By James Owen
Males of the New Zealand mantis (Orthodera novaezealandiae) are being seduced into serving themselves up as meals to females of the springbok mantis (Miomantis caffra), a study published November 26 in the journal Biology Letters has revealed.
The findings suggest the native males are falling victim to the deadly charms of the invasive South African species because they find the scent of its females irresistible.
Watch a video of a female eating a male.
The discovery was made during an investigation into an unexplained decline in the endemic New Zealand mantis by biologists from the University of Auckland.
“The cause of the decline is suspected to be Miomantis caffra, but until our study there was no data on their interactions,” co-author Greg Holwell said in an email.
Loved to Death
Mindful of the African interloper’s sexually cannibalistic tendencies, the team paired both sexes of the two species up in the lab to see how they got on.
Like other insects such as moths, praying mantis females often use airborne sex pheromones to entice a mate, and previous studies have shown there can be a degree of overlap in these pheromones between different species.
The study team therefore focused on the relative allure of sex pheromones released during their cross-species matchmaking.
Surprisingly, in 11 out 13 cases, New Zealand mantis males found the scent of springbok mantis females more attractive than their own females’ perfume, according to the study. (See “Praying Mantis Mimics Flower to Trick Prey.”)
For most of them this proved fatal—69 per cent of such pairings concluded with the male being eaten.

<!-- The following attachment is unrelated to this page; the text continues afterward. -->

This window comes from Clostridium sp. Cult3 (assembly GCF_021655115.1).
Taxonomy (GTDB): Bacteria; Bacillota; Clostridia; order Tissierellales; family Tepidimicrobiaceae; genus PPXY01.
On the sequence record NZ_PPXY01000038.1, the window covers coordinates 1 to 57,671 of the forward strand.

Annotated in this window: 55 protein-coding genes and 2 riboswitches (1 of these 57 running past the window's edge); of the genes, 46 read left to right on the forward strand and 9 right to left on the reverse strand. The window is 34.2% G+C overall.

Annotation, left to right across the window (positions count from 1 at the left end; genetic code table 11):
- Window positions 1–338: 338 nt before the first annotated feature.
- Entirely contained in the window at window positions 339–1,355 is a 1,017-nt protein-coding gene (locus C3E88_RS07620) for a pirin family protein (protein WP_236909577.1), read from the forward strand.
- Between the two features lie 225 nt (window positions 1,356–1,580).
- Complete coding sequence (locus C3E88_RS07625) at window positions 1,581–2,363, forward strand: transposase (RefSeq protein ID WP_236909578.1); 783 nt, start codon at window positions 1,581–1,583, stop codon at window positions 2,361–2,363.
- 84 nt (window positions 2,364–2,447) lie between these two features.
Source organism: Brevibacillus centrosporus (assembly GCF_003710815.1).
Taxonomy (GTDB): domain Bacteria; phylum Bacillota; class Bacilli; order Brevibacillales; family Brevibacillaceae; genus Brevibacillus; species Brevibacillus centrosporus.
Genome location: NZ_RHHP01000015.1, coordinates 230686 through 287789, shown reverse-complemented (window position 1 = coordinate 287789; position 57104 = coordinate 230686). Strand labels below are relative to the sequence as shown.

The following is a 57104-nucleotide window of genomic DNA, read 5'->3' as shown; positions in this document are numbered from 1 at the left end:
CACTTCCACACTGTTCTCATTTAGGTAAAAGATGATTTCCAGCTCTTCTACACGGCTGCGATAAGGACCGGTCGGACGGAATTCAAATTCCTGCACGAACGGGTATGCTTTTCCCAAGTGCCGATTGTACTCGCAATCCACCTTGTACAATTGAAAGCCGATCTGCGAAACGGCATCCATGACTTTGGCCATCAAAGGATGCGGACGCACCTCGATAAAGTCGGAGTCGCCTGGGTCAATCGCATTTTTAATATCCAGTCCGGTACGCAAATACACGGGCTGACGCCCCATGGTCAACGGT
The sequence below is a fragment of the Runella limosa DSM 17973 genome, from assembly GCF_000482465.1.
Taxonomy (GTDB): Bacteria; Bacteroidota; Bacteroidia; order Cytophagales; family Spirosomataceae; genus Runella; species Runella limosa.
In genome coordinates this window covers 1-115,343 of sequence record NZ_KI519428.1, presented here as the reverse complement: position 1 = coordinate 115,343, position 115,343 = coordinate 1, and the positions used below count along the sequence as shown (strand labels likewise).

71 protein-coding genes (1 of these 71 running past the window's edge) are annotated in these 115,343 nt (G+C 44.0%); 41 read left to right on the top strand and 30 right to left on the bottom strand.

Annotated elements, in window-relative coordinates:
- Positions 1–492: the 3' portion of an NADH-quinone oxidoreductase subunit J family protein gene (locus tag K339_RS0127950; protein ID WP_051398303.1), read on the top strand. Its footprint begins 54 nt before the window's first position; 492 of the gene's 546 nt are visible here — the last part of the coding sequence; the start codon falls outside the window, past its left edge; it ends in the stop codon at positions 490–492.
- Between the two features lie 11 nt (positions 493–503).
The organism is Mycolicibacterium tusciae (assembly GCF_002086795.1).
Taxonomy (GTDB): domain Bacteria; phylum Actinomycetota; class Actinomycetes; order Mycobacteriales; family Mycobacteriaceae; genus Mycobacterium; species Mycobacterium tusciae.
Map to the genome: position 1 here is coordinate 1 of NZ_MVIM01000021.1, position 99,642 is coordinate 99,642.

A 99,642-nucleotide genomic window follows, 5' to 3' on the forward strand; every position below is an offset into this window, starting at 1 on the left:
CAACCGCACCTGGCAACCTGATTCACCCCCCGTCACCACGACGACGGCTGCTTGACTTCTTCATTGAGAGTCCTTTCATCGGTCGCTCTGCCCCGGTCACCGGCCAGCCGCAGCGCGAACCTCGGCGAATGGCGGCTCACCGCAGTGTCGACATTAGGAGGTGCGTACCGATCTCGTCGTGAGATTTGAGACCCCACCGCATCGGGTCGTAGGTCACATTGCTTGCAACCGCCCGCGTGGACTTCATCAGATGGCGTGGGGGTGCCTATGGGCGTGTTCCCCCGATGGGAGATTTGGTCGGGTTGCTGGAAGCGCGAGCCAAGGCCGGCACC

Springbok mantis males, which naturally have more experience with the deadly females, fared better, with 39 per cent becoming dinner.
Since New Zealand praying mantis females “are not sexually cannibalistic, or at least rarely so, males will not have evolved to be as cautious in their approach as males of sexually cannibalistic species such as M. caffra,” Holwell observed.
Since the sex pheromones of mantises can carry over long distances, a single springbok mantis female could potentially put significant numbers New Zealand mantis males out of reproductive action.
Conversely, the study team noted, the native mantis’ loss is likely the aggressive invader’s gain, given the nourishing stream of besotted males their females have to gorge on. (See “Wild Romance: Weird Animal Courtship and Mating Rituals.”)
The study team suspects there could be more examples of such gruesome cross-species sexual interactions out there in the insect and arachnid world.
“The consequences for naïve native species exposed to sexually cannibalistic invaders are likely to be particularly dramatic,” Holwell concluded.